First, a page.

A+| A| A-

Beginnings of Cricket in India

Much More Than a Sport

Cricket Country: The Untold History of the First All India Team by Prashant Kidambi, Gurgaon: Penguin Viking, 2019; pp 456, 599.

Cricket Country: The Untold History of the First All India Team tells the story of the first all-India team to tour Britain, but it achieves much more. Other scholars, such as Rama­chandra Guha, have explored how sport has operated in India as a social and ­political baro­meter. The strength of Pra­shant Kidambi’s work is that it uses a particular time period—the tail end of the long 19th century—to examine how cricket captured particular tensions at the level of community, city, ­nation, and empire. India’s first ever cricket team went to Britain in 1911 to play a crowded schedule of fixtures. But, in the eyes of British and Indian spectators, far more was at play on the pitch.

Kidambi begins with Indian cricket’s origins, showing how questions of race and community played a formative role in its development. Parsis were the first Indians to pick up the bat and ball. Cricket playing was one component of the community’s steady anglicisation during the Victorian era, but they stamped their own culture on the game, even claiming that it had been played in ancient Iran. Their growing skill became a matter of concern for European cricket teams in Bombay, which played a contentious series of matches with the Parsis in the late 19th century. When Parsis began beating their colonial masters at the game, it created a sensation as far away as London—and fanned some racially fraught resentment on the losing side. These victories helped spur two Parsi tours of Britain in 1886 and 1888. Pherozeshah Mehta, the early Congress leader, recognised that these tours would have poli­tical value: they would complement Indian political delegations to the heart of empire, helping shape British public and parliamentary opinion about India. They would demonstrate Indian character and promote fraternal feelings between the two races. From the beginning, Indian cricket was about much more than sport.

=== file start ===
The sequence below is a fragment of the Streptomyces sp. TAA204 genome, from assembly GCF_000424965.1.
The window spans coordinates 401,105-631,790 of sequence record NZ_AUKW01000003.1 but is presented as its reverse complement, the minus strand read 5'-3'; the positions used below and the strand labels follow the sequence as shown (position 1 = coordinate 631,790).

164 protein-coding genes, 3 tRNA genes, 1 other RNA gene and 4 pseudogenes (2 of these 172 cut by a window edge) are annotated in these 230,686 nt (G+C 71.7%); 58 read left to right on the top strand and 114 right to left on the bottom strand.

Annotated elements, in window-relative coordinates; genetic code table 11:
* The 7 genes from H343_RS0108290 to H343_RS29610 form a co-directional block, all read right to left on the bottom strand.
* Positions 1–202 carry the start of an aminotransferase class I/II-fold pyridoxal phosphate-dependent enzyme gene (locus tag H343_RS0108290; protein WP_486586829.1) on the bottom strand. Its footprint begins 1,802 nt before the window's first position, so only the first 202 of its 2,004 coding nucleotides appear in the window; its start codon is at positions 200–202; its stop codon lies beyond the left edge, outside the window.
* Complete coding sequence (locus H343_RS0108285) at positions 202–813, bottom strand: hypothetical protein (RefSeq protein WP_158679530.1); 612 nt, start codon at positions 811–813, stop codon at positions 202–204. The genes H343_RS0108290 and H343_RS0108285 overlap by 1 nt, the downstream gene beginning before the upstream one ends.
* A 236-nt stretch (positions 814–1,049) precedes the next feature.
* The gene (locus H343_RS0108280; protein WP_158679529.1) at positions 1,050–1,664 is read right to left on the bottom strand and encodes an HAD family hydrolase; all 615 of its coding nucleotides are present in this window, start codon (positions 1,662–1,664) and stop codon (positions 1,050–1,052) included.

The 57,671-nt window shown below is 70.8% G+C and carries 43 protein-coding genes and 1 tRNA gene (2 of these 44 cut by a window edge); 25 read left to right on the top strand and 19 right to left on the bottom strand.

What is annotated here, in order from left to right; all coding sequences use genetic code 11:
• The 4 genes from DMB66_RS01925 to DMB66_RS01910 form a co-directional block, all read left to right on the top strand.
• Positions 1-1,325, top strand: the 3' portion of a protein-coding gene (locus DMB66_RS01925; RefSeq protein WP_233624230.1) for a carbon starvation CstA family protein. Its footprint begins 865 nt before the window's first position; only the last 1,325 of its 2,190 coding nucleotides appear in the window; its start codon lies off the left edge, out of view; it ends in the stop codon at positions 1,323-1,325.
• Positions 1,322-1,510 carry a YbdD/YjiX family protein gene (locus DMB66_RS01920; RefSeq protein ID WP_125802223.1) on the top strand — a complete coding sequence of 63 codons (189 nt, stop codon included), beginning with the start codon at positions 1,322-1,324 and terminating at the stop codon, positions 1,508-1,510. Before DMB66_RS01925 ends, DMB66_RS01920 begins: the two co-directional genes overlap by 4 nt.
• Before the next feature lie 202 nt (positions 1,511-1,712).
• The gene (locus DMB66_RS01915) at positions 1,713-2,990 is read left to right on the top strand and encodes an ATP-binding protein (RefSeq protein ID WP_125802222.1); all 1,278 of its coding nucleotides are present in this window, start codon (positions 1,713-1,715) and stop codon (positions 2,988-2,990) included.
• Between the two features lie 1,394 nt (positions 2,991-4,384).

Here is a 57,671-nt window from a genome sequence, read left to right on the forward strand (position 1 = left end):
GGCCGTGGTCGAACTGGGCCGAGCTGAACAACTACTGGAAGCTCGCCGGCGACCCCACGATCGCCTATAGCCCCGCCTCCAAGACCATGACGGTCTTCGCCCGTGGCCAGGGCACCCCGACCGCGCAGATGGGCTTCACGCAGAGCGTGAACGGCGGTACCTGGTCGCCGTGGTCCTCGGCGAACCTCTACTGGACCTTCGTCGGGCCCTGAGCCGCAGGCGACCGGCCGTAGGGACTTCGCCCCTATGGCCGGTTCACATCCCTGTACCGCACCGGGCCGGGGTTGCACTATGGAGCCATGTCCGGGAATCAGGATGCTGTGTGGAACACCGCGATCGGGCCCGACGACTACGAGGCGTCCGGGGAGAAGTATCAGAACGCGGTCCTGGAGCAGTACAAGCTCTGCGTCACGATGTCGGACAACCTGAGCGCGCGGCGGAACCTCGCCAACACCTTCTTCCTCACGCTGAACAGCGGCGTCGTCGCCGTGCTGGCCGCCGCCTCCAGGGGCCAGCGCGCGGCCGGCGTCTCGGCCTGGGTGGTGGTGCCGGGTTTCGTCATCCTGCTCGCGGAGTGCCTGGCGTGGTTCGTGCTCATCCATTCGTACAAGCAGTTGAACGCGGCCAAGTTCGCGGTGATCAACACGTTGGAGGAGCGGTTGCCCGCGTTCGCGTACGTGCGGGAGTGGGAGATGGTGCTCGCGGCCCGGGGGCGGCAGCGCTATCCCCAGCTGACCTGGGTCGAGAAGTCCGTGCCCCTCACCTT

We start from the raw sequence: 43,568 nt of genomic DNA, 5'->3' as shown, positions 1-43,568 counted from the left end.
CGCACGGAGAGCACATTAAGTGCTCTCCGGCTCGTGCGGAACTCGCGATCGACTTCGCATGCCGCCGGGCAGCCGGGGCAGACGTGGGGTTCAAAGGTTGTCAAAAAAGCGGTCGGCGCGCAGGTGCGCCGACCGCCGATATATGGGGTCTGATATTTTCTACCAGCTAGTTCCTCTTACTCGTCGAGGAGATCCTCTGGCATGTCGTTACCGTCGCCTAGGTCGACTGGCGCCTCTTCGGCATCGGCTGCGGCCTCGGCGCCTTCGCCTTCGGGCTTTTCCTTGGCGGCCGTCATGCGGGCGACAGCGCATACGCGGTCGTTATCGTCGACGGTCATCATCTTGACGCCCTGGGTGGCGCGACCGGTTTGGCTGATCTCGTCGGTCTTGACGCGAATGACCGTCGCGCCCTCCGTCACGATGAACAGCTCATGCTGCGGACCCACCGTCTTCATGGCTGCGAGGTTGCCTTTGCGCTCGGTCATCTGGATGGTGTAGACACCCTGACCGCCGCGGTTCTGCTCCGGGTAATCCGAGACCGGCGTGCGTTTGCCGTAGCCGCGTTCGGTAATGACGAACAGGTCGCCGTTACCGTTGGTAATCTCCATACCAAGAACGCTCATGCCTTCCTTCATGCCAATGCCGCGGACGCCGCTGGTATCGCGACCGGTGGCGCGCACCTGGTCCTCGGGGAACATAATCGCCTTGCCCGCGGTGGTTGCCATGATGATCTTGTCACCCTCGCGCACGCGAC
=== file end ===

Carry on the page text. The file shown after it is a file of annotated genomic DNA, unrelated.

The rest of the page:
To read the full text Login

Get instant access

New 3 Month Subscription
to Digital Archives at

₹826for India

$50for overseas users

Updated On : 21st Sep, 2020

Comments

(-) Hide

EPW looks forward to your comments. Please note that comments are moderated as per our comments policy. They may take some time to appear. A comment, if suitable, may be selected for publication in the Letters pages of EPW.

Politics of Inclusion: Castes, Minorities, and Affirmative Action by Zoya Hasan, Oxford University Press, 2009; pp 302, ₹430.

Productivity growth plays a vital role in economic development, per capita income growth and poverty reduction besides being a single metric and...

Adivasis and the State: Subalternity and Citizenship in India’s Bhil Heartland by Alf Gunvald Nielsen, Cambridge, UK: Cambridge...

The Caste of Merit: Engineering Education in India by Ajantha Subramanian, Cambridge, Massachusetts London, England: Harvard...

The Age of Fragmentation: A History of Contemporary Economic Thought by Alessandro Roncaglia, Cambridge: Cambridge University...

Land Dispossession and Everyday Politics in Rural Eastern India by Kenneth Bo Nielsen, London and New York: Anthem Press, 2018;...

Biotechnology for a Second Green Revolution in India: Socioeconomic, Political, and Public Policy Issues edited by N...

Stepping into the Elite: Trajectories of Social Achievement in India, France, and the United States by Jules Naudet (Translated...

Eric Hobsbawm: A Life in History by Richard J Evans, London: Little Brown, 2019; pp xiii + 785, ₹954 (hardcover).

Pluralistic Economics and Its History edited by Ajit Sinha and Alex M Thomas, Routledge, India, 2019; pp xi + 310, ₹1,495 (...

Back to Top